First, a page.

Student Objective • Students will gain an understanding of the way World War 1 affected Utah and of the way Utahans affected World War 1.
In the summer of 1914, most Utahans were little concerned with the rumblings of war in Europe. • Utah’s immigrant population was an exception
Immigrants followed events in their warring homelands, sent aide, volunteered to return to fight, and encouraged other Utahans to sympathize with the side they favored.
World War I began on 1 August 1914 and ended with armistice on 11 November 1918
The two warring sides were- • The Allies—comprised of Russia, France, Great Britain, Italy, United States, Japan, Romania, Belgium, Serbia, Greece, Portugal, and Montenegro. • The Central Powers- which included Germany, Austria-Hungary, Turkey, and Bulgaria.
Even before war was officially declared, Governor Simon Bamberger issued a proclamation on 24 March 1917 calling for Utahans to enlist in the Utah National Guard.
After the United States entered the war on 6 April 1917, many Utahans were directly affected as relatives and friends joined the armed services or were drafted. • Approximately 21,000 Utahans saw military service; of these, 665 died and 864 were wounded
Of the 665 deaths, 219 were killed on the battlefield or died from wounds received in action; 32 died of accidental causes; the remaining 414 died from disease and illness. • Of the 10 percent (2156) of the Utahans who served were of foreign birth or were members of U.S. ethnic or racial minorities.
Utah Society During the War • World War I helped bring Utah into the mainstream of American life • Utahans planted "victory gardens," volunteered for work in the beet fields and on Utah's fruit farms, purchased Liberty Bonds, collected money for the Red Cross, used meat and sugar substitutes, observed meatless days, knitted socks, afghans, and shoulder wraps, wove rugs for soldiers' hospitals, • Utahans made posters and prohibited the teaching of the German language in some schools. • They cultivated patriotism at every opportunity.
Women During the War • A number of Utah women, including eighty registered nurses, served during the war as nurses, ambulance drivers, clerical and canteen workers.
Utah’s Economy • Utah's economy prospered as wartime demands for farm and orchard produce, sugar, beef, coal, and copper placed a demand on production far beyond peacetime conditions.
Utah’s Economy • New coal mines were opened, metal and copper mining expanded, smelters ran at or near full capacity, and farmers and ranchers received more for their crops and animals than any other time in recent decades.
Fort Douglas • Thousands of recruits were trained at the fort and a prison was set up at the fort to house 870 enemy aliens, who had expressed pro-German sentiments or were considered dangerous, and as well as draft resisters from all states west of the Mississippi. • An adjacent but separate part of the prison housed 686 German naval prisoners of war, who were sent to Utah after their ships were seized by American forces in Guam and Hawaii.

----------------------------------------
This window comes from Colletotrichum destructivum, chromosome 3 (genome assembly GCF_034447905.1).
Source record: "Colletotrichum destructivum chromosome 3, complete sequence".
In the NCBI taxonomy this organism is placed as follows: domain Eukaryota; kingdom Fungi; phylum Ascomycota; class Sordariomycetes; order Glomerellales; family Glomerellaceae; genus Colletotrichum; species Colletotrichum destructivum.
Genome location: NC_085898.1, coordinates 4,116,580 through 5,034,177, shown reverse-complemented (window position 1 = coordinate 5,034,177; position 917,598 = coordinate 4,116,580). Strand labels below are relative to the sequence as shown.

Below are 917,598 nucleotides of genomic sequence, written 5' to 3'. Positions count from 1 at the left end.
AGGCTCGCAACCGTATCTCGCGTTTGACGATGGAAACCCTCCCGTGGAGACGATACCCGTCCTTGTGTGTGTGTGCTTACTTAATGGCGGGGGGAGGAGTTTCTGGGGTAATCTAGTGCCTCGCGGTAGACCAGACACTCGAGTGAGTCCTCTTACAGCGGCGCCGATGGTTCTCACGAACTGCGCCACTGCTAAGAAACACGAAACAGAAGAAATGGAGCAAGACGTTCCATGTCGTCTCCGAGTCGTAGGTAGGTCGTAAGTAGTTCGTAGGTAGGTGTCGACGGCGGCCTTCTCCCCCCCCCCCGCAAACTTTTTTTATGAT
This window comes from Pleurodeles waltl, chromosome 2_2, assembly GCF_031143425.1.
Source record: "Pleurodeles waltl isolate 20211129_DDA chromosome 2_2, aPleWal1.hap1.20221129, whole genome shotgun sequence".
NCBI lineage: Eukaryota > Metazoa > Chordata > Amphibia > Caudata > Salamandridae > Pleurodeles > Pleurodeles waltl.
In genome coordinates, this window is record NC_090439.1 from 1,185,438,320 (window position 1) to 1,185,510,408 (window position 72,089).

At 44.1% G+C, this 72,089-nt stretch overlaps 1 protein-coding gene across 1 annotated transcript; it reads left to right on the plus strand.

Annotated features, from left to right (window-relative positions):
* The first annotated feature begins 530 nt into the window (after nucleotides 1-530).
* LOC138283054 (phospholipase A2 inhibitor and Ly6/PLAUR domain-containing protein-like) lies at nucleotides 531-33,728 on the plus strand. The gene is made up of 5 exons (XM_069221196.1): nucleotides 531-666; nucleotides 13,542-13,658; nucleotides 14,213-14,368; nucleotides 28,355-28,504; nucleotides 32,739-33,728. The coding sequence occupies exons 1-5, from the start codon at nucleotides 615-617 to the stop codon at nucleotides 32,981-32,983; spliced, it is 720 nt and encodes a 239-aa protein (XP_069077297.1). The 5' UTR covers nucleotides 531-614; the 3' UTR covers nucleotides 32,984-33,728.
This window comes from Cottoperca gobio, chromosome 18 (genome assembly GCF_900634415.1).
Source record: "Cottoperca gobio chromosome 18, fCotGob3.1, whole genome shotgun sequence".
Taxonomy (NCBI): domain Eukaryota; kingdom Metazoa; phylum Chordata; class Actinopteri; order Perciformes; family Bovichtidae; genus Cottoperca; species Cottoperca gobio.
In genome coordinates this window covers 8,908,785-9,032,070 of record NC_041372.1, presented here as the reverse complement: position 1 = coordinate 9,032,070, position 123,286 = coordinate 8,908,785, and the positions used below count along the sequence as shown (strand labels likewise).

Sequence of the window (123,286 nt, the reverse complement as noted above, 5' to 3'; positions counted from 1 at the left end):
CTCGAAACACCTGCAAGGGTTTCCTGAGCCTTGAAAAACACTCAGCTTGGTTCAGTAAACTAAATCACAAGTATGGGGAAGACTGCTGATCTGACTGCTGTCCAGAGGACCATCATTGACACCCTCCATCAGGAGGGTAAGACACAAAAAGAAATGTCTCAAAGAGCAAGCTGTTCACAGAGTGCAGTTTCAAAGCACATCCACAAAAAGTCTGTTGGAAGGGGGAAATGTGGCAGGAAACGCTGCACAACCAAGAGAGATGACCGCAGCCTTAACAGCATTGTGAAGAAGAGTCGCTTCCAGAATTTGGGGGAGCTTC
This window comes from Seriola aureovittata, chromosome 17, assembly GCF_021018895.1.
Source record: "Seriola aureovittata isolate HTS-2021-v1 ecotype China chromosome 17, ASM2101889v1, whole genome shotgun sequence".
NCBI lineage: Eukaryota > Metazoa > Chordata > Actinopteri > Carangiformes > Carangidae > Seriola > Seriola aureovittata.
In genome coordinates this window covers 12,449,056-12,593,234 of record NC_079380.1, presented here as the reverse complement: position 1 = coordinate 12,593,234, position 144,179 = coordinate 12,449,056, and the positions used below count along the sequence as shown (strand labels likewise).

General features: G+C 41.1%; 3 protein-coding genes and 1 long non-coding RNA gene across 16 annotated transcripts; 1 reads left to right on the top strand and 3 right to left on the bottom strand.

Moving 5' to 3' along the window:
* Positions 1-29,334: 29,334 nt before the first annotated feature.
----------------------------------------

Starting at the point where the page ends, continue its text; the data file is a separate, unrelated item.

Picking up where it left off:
John M. Browning • Utah’s most significant contribution to the war effort may have come from the work of John M. Browning of Ogden, who invented and perfected a number of automatic weapons used by allied troops.
The Return Home • Most Utah servicemen returned home early in 1919 to cheering crowds, impressive parades, and enthusiastic celebrations. • They were honored when the nation proclaimed 11 November as Armistice Day, a national holiday, and were moved when "Memory Grove," located along City Creek at the mouth of City Creek Canyon just north of the downtown Salt Lake City, was dedicated on 27 June 1924, as a permanent memorial to the soldiers killed during the war.
Outcome of the War • Like many other Americans, Utahans became disillusioned with the formal peace treaty ending the war. • The war was something that many seemed to never really understand, a situation that hampered international cooperation and understanding and led to increased tensions and another war within a generation.
Sources • http://news.bbc.co.uk/nol/shared/spl/hi/picture_gallery/07/magazine_faces_of_battle/img/3.jpg • http://www.fasttrackteaching.com/T_M14_WW1300g15.gif • http://www.cityweekly.net/utah/imgs/media/090723/coverstory/Bamberger.jpg • http://historytogo.utah.gov/utah_chapters/from_war_to_war/worldwar1andutah.html • http://www.ww-ghosts.com/jpg-files/german-soldiers.jpg • http://www.13thdli.co.uk/images/File0004.jpg • http://www.uncp.edu/home/rwb/Western_Front_1914.jpg • http://www.teamalakai.com/trenches.jpg • http://www.womensarchivewales.org/en/roadshows/index_clip_image004.jpg • http://www.hickerphoto.com/data/media/10/fruit_orchard_T0034.jpg • http://www.uen.org/utahlink/tours/admin/tour/14826/14826FortDouglas1863.gif • http://www.spartacus.schoolnet.co.uk/FWWbrowning.gpg.JPG • http://publications.utah.gov/images/gallery/capitol_from_memory_grove.jpg • http://history.utah.gov/experience_history/photos/greeks.jpg • Information for this PPT was taken from • http://historytogo.utah.gov/utah_chapters/from_war_to_war/worldwar1andutah.html